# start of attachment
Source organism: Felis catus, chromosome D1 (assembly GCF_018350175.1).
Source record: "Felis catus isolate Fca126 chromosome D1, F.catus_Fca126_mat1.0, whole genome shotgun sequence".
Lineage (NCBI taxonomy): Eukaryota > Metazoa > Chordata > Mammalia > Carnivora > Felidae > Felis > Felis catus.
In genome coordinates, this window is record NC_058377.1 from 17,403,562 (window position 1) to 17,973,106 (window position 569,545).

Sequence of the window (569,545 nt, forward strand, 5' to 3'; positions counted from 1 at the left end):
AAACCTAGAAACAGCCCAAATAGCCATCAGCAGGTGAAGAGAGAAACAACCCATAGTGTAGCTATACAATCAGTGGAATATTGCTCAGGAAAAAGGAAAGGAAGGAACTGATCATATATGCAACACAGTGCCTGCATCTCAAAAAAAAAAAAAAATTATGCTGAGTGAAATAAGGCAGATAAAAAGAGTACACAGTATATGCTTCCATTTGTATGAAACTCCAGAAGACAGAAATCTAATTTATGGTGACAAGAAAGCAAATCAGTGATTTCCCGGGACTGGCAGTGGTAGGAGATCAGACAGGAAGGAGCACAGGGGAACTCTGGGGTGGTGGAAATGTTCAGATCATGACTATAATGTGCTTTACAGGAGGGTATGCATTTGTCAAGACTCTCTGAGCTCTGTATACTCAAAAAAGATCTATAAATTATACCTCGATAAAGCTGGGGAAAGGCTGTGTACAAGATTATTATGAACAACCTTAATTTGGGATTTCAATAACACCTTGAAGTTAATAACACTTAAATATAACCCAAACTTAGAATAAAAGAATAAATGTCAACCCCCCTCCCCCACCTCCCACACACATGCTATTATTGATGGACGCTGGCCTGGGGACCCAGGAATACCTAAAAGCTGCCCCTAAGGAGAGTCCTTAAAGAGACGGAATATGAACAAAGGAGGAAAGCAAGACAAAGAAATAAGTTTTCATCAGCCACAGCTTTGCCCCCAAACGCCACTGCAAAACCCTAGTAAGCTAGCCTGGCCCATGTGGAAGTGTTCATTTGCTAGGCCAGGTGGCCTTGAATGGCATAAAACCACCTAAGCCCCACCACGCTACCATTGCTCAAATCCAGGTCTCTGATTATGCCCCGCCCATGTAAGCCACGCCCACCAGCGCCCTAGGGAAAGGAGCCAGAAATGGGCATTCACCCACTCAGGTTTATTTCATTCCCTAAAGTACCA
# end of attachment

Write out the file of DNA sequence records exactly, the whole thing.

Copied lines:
Source organism: Felis catus, chromosome D1 (assembly GCF_018350175.1).
Source record: "Felis catus isolate Fca126 chromosome D1, F.catus_Fca126_mat1.0, whole genome shotgun sequence".
Lineage (NCBI taxonomy): Eukaryota > Metazoa > Chordata > Mammalia > Carnivora > Felidae > Felis > Felis catus.
In genome coordinates, this window is record NC_058377.1 from 17,403,562 (window position 1) to 17,973,106 (window position 569,545).

Sequence of the window (569,545 nt, forward strand, 5' to 3'; positions counted from 1 at the left end):
AAACCTAGAAACAGCCCAAATAGCCATCAGCAGGTGAAGAGAGAAACAACCCATAGTGTAGCTATACAATCAGTGGAATATTGCTCAGGAAAAAGGAAAGGAAGGAACTGATCATATATGCAACACAGTGCCTGCATCTCAAAAAAAAAAAAAAATTATGCTGAGTGAAATAAGGCAGATAAAAAGAGTACACAGTATATGCTTCCATTTGTATGAAACTCCAGAAGACAGAAATCTAATTTATGGTGACAAGAAAGCAAATCAGTGATTTCCCGGGACTGGCAGTGGTAGGAGATCAGACAGGAAGGAGCACAGGGGAACTCTGGGGTGGTGGAAATGTTCAGATCATGACTATAATGTGCTTTACAGGAGGGTATGCATTTGTCAAGACTCTCTGAGCTCTGTATACTCAAAAAAGATCTATAAATTATACCTCGATAAAGCTGGGGAAAGGCTGTGTACAAGATTATTATGAACAACCTTAATTTGGGATTTCAATAACACCTTGAAGTTAATAACACTTAAATATAACCCAAACTTAGAATAAAAGAATAAATGTCAACCCCCCTCCCCCACCTCCCACACACATGCTATTATTGATGGACGCTGGCCTGGGGACCCAGGAATACCTAAAAGCTGCCCCTAAGGAGAGTCCTTAAAGAGACGGAATATGAACAAAGGAGGAAAGCAAGACAAAGAAATAAGTTTTCATCAGCCACAGCTTTGCCCCCAAACGCCACTGCAAAACCCTAGTAAGCTAGCCTGGCCCATGTGGAAGTGTTCATTTGCTAGGCCAGGTGGCCTTGAATGGCATAAAACCACCTAAGCCCCACCACGCTACCATTGCTCAAATCCAGGTCTCTGATTATGCCCCGCCCATGTAAGCCACGCCCACCAGCGCCCTAGGGAAAGGAGCCAGAAATGGGCATTCACCCACTCAGGTTTATTTCATTCCCTAAAGTACCA